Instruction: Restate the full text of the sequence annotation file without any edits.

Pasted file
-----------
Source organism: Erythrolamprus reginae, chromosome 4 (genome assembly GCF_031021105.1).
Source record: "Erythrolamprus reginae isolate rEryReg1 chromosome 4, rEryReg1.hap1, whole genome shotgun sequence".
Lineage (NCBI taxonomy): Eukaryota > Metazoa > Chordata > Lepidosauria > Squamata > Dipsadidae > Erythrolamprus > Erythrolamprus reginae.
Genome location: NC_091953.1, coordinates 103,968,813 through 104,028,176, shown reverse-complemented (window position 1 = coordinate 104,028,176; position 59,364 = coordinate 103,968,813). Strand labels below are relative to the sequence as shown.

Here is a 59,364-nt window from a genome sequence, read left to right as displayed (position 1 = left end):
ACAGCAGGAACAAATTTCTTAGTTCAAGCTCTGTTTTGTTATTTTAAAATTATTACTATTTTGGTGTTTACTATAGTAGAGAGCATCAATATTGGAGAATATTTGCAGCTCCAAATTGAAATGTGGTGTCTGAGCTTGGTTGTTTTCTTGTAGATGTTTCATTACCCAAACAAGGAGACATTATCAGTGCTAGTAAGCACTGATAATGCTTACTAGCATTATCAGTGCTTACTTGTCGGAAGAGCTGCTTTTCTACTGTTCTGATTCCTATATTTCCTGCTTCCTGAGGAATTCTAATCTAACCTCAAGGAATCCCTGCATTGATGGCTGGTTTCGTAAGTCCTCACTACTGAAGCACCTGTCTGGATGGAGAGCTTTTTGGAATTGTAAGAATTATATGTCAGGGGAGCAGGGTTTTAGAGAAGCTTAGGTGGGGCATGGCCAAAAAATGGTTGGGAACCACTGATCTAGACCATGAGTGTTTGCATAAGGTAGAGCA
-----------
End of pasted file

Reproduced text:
Source organism: Erythrolamprus reginae, chromosome 4 (genome assembly GCF_031021105.1).
Source record: "Erythrolamprus reginae isolate rEryReg1 chromosome 4, rEryReg1.hap1, whole genome shotgun sequence".
Lineage (NCBI taxonomy): Eukaryota > Metazoa > Chordata > Lepidosauria > Squamata > Dipsadidae > Erythrolamprus > Erythrolamprus reginae.
Genome location: NC_091953.1, coordinates 103,968,813 through 104,028,176, shown reverse-complemented (window position 1 = coordinate 104,028,176; position 59,364 = coordinate 103,968,813). Strand labels below are relative to the sequence as shown.

Here is a 59,364-nt window from a genome sequence, read left to right as displayed (position 1 = left end):
ACAGCAGGAACAAATTTCTTAGTTCAAGCTCTGTTTTGTTATTTTAAAATTATTACTATTTTGGTGTTTACTATAGTAGAGAGCATCAATATTGGAGAATATTTGCAGCTCCAAATTGAAATGTGGTGTCTGAGCTTGGTTGTTTTCTTGTAGATGTTTCATTACCCAAACAAGGAGACATTATCAGTGCTAGTAAGCACTGATAATGCTTACTAGCATTATCAGTGCTTACTTGTCGGAAGAGCTGCTTTTCTACTGTTCTGATTCCTATATTTCCTGCTTCCTGAGGAATTCTAATCTAACCTCAAGGAATCCCTGCATTGATGGCTGGTTTCGTAAGTCCTCACTACTGAAGCACCTGTCTGGATGGAGAGCTTTTTGGAATTGTAAGAATTATATGTCAGGGGAGCAGGGTTTTAGAGAAGCTTAGGTGGGGCATGGCCAAAAAATGGTTGGGAACCACTGATCTAGACCATGAGTGTTTGCATAAGGTAGAGCA